I want you to do something for me. Take a minute, and go to your favorite block explorer, and watch the transactions roll in. As I write this, Bitcoin is running with a little over 200,000 unconfirmed transactions. We have been told over and over that this is a requiem for Bitcoin. That high fees and delays in confirmations will be the final nail in its cryptographic coffin. Yet, the transactions keep rolling in, and so many — myself included — continue to pay the increasing fees. Millions of people are competing, and paying an increasing premium, to get their transactions secured by the Bitcoin blockchain. All the while, with Bitcoin seemingly becoming an expensive and slow alternative, the price keeps climbing. How can this be? Isn’t Bitcoin valuable because it’s fast and cheap?
With so many forums drowned in the stubbornness, the anger, the threats, the misunderstandings, and the general feeling of hopelessness around the Great Blocksize Debate, it is easy to lose sight of the bigger picture. The cryptocurrency ecosystem moves so shockingly fast that we tend to get swept up in the ever shifting current. This will often have us focusing on the water directly in front of us, and failing to see the ocean we are drifting into. So I’m going to take a minute to explain why I think we are in the midst of what could be Bitcoin’s greatest moment, and the true test of the system’s promise.
Are We Really Still Fighting About This?
The intensity and level of debate is testimony to how powerfully we all care about Bitcoin and its potential as a liberating technology. We are all fully aware of how revolutionary it is. And when you pull together a vast number of highly intelligent, passionate, naturally skeptical, and stubborn people, you are bound to quickly find something to disagree about.
“While the supply of bitcoins and the bandwidth of the network may be scarce, the challenges that the technology faces are nearly infinite.”
The most important thing to take away from this entire debate, however, has been the proof of the Bitcoin system. While we bicker and disagree, Money Badger stays strong and continues to operate without issue, during what is essentially a multi-year stress test. To note, a backlog is not a hindrance or an issue for Bitcoin. It is a cost for people using bitcoin. The system itself, however, experiences no downtime, no overload, and no inability to transmit or validate information. The system continues almost entirely unaffected. The users simply have to pay more to receive Bitcoin’s security. A scarce resource in high demand results in a rising price.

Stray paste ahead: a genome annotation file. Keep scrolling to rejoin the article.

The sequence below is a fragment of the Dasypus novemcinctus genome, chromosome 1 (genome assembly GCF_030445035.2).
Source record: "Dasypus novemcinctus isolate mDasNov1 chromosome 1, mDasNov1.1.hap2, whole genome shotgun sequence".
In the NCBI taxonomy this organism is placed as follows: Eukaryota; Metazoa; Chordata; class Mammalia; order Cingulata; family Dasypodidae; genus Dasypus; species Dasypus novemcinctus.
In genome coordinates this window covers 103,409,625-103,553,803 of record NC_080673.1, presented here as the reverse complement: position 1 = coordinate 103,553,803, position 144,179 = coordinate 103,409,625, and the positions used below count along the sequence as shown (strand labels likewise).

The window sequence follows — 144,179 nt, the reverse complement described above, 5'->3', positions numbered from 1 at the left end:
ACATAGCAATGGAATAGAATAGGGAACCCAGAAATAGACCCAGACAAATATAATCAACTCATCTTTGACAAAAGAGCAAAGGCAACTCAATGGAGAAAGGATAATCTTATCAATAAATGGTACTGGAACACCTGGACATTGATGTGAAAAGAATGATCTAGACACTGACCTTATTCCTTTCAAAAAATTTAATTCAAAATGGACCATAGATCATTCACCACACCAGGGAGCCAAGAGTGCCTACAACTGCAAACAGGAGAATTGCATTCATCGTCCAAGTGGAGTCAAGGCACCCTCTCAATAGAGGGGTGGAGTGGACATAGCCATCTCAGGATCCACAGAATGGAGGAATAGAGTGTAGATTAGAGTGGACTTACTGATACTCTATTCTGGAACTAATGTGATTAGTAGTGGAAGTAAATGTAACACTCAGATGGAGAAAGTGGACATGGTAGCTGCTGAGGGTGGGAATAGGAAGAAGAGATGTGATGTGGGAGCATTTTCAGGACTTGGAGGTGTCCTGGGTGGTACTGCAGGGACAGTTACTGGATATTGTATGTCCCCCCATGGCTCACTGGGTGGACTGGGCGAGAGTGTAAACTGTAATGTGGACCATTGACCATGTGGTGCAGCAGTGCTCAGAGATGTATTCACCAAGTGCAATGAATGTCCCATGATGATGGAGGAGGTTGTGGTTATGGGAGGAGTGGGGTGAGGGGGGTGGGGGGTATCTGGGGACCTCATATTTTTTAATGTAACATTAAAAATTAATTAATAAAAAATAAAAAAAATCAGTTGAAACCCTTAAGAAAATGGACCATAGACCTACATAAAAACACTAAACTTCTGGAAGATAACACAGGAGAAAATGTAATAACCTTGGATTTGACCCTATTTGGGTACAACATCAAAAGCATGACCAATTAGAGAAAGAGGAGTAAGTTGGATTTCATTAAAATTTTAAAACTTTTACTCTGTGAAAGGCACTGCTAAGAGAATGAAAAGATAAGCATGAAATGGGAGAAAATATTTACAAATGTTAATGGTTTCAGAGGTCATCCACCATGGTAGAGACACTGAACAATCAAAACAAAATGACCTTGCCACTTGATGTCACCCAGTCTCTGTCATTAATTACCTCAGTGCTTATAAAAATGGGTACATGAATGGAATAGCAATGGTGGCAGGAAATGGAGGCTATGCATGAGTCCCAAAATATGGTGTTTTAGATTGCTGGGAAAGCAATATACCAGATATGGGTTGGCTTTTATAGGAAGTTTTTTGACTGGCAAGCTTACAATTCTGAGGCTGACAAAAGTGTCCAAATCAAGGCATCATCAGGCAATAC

The second most important thing to understand of the Great Blocksize Debate is that we all do agree on what Bitcoin needs for the future! Isn’t that great news!? We all agree that we need multiple improvements, and sooner rather than later. Improvements that create faster payments, cheaper transactions, better privacy, greater ease of use, and massive scaling to accommodate hundreds of millions of users.
The bad news? Unfortunately, some of us disagree on how to best to accomplish these goals. As a consequence, much of the community on the dominant sides of the debate are absolutely certain that anyone who disagrees with them must simply be the culmination of evil… (i.e. a bank, a corporation, or a government).
The Division of Power
While the supply of bitcoins and the bandwidth of the network may be scarce, the challenges that the technology faces are nearly infinite. One of the largest of those, which should be recognized no matter your witness-hashing preferences (aka SegWit support), is a heavily centralized mining industry. Bitmain dominates the entire bitcoin mining industry both in hardware production volume and hash power efficiency. In addition, they also appear to control (behind the illusion of multiple pools) somewhere between a third and a half of the entire network’s hashing power. SegWit, the blocksize increase and upgrade at the heart of this debate, would immediately decrease the profitability of Bitmain’s farms (read: ASICBOOST) and could remove much of the edge that Bitmain has over the mining market. After much consideration I am inclined to think this is the dominant reason for their opposition. However, conclusive proof has remained elusive.
Bitmain’s mining “authority,” however, may not be as great as some worry, or as others hope it is. If a majority of the users, developers, and services support a specific software upgrade (read: BIP148), there is still a very limited set of options for Bitmain. Despite the massive hash power they boast, Bitmain still only controls what client they run for themselves, not what client the rest of the ecosystem chooses to run. The greatest impact their hash power can enforce is a split in the chain. If Bitmain chooses to reject users’ desire to use SegWit at the BIP148 deadline, they can continue to mine the legacy (non-SegWit) chain, resulting in two coins. But they do so at the risk of having only a fraction of the users and services giving their chain value.